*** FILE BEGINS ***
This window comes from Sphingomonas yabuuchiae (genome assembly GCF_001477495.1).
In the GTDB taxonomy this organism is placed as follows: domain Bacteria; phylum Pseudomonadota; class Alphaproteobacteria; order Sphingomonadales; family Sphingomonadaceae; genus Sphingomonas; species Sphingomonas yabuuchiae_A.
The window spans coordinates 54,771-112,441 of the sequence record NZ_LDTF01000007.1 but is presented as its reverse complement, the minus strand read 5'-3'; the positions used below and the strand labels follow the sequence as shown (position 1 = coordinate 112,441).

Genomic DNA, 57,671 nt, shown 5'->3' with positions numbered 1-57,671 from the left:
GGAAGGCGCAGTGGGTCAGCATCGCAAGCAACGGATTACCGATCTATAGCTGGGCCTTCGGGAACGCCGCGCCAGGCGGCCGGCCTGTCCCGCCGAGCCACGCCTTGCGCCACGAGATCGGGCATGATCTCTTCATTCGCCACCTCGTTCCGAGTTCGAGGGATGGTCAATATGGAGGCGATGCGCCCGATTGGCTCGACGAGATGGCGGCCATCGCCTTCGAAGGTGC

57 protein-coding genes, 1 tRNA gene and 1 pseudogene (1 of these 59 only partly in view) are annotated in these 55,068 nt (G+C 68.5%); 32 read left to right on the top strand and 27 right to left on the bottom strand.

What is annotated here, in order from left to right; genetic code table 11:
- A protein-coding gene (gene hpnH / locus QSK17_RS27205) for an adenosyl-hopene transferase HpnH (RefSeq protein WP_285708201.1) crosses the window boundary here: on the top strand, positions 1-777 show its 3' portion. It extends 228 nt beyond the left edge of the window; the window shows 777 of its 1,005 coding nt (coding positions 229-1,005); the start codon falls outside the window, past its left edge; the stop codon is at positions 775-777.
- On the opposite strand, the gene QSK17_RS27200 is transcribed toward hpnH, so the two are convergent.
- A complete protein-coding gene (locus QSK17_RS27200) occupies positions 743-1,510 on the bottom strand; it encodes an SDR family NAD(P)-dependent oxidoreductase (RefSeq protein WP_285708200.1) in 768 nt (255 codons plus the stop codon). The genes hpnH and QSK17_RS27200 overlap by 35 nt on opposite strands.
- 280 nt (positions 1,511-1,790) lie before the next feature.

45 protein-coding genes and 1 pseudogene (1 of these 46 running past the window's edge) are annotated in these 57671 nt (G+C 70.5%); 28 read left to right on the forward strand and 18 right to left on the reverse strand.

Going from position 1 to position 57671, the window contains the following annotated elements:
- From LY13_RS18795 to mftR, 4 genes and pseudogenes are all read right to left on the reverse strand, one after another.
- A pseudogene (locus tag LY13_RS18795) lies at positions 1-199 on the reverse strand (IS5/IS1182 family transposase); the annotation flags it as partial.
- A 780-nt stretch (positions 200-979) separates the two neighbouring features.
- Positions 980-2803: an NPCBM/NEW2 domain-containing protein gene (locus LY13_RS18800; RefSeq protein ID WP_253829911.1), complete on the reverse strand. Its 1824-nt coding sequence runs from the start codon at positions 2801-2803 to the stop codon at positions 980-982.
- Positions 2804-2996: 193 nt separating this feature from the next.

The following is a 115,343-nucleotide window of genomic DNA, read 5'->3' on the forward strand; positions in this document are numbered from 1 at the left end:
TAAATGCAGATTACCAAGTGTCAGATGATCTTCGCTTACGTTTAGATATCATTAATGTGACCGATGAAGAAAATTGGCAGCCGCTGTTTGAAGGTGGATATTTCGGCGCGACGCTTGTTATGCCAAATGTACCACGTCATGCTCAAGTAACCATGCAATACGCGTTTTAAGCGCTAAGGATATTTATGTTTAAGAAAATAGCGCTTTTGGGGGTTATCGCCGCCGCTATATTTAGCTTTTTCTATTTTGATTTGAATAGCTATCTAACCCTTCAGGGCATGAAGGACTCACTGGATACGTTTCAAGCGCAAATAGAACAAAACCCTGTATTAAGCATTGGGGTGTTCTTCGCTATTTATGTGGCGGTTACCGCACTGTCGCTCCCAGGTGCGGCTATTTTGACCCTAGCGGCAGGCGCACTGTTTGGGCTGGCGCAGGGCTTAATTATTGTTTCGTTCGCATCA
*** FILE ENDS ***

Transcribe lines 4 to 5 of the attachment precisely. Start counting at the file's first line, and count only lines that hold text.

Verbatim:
Genomic DNA, 57,671 nt, shown 5'->3' with positions numbered 1-57,671 from the left:
GGAAGGCGCAGTGGGTCAGCATCGCAAGCAACGGATTACCGATCTATAGCTGGGCCTTCGGGAACGCCGCGCCAGGCGGCCGGCCTGTCCCGCCGAGCCACGCCTTGCGCCACGAGATCGGGCATGATCTCTTCATTCGCCACCTCGTTCCGAGTTCGAGGGATGGTCAATATGGAGGCGATGCGCCCGATTGGCTCGACGAGATGGCGGCCATCGCCTTCGAAGGTGC